i did the radio interview with the boston herald. which is always a mistake to do these things casually. of course i'm not a politician, so i can do what i want. i was talking with "the boston herald," and it began on the radio show that they have with charlie baker, the governor of massachusetts. confirming he was in good shape with another reelection. very popular with both parties. thinking he would be a formidable -- formidable independent candidate. a bipartisan ticket. a trump-sanders context. i cannot believe sunday morning. do you have any news appeared? on the front page, crystal says
7:10 pm
-- "kristol says baker beats trump in 2020." i guess the last thing he needs is some notorious never trumper touting the fact that, hey, massachusetts republicans, why don't you renominate baker? he can take on trump. i do not know baker that will. i wonder if he is annoyed i said it. most politicians, in my experience, are not really annoyed at you if you speculate on them as presidential candidates. i hope that outweighs that. that's a long way of saying i think it is hard to tell. he has a standing that no one else quite has. >> another question. >> i've a question about the vice president. what is his future? is he lining up to run for president? he seems to be very quiet. don't hear much about him making any major stents other than on occasion supporting the president.
7:11 pm
bill: he is a big supporter of the president. he wants you to know that. he thinks the president is doing really a great job and has never been more honored in his life and to work for the present. -- president. i know mike pence. i knew him in congress. i liked mike and karen. they live near us. our kids about the same age. both of our kids went to the marine corps. i have been a little bit appalled, i have to say, by the degree of sycophancy. i worked with the vice president. you are supposed to praise the president. obviously we did. we believed it in that case, with george h.w. bush. the degree of planning is not -- is a little bit much for me. but that's why i am not a politician. he is going to go around the country. -- he is note that going to run against trump. trump could decide not to run in which case a lot of people will run. my feeling is, unlike with al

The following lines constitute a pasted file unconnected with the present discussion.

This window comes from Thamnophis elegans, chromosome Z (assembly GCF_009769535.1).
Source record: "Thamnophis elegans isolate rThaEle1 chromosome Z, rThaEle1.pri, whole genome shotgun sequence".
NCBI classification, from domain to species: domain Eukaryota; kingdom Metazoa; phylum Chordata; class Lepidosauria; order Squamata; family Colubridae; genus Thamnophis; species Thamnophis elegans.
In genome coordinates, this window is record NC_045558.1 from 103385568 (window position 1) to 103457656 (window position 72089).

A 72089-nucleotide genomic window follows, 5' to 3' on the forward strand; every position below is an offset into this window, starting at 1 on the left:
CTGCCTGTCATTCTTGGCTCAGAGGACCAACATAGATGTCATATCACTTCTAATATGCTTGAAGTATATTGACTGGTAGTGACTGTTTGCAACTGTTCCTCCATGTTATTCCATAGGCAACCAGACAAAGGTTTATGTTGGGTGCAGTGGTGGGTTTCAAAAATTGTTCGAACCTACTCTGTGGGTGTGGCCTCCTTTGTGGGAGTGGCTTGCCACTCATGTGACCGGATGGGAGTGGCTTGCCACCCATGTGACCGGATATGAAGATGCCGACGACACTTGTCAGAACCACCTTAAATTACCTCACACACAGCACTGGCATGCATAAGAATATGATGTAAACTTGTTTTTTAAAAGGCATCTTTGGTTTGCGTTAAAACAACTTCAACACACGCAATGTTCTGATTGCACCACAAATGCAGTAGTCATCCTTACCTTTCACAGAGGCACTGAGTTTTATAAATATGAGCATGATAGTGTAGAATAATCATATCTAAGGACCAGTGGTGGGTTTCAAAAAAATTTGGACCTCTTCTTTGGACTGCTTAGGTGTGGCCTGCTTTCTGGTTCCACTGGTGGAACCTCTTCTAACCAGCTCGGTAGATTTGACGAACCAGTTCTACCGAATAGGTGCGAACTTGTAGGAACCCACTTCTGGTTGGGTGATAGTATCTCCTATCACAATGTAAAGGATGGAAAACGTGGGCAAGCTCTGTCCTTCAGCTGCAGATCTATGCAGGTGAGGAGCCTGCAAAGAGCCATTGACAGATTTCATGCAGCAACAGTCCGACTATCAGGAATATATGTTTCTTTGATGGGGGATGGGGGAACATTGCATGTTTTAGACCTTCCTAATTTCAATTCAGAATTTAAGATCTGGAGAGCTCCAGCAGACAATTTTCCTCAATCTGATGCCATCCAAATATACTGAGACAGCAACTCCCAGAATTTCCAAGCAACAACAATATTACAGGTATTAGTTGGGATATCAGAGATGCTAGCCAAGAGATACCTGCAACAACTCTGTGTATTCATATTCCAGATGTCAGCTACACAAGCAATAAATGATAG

7:12 pm
gore or someone like that, there would not be a big sense among trump voters necessarily that they need to be for mike pence. there will be other more trumpy candidates running from the right almost against pence. cotton, kasich, you have governors. you would have a wide-open presidential race if trump decided not to run. i do not think pence would be in a very dominant position. i guess pence's best play is the normal eight, trump gets reelected and your these sitting -- you are the sitting vice president for two terms and then you are in the al gore situation and probably win the nomination. a lot depends on how trump turns out. that he willvinced take a shot. he's entitled to. he has real supporters. but i am not convinced that trump will set pence up as ever being republican presidential nominee. election, it2016
7:13 pm
seems like the news media had basically had to take responsibility for what the outcome was. they failed to report. and there was very little critical reporting. from your vantage point, are you seeing any change in me news media? do you foresee a different kind of election in a different quality of reporting? bill: i have my issues with the news media as well. obviously we do not have the reach of fox. i don't know. i don't quite agree. it seems to be voters knew an awful lot about trump by the time they voted for him. they chose to vote for him in the general election, for whatever reasons they did. a lot of it was anti-hillary and a lot of it was kind of republican loyalty. people voted with their eyes open. it's not like "the access hollywood" tape did not get a lot of attention. some of the business stuff could have gotten more attention.
7:14 pm
trump university, i triedo t some press on that as an independent effort. people were not interested. people wanted change. i went to some trump rallies. and they would say, why are you so anti-trump? why are you for him? he's a great businessman. really? 4 bankruptcies. i had seen it on tv. the thing i missed on trump and the republican primary was the power of celebrity. he was a huge celebrity. that show was a huge network evening show that was very popular in which he played himself as a successful, decisive, but also engaging and fun loving businessman. it was excellent marketing from his point of view and people like me who watch the news might think is a big deal, but some -- but cnn gets $1.5 million, forgot what a network show gets
7:15 pm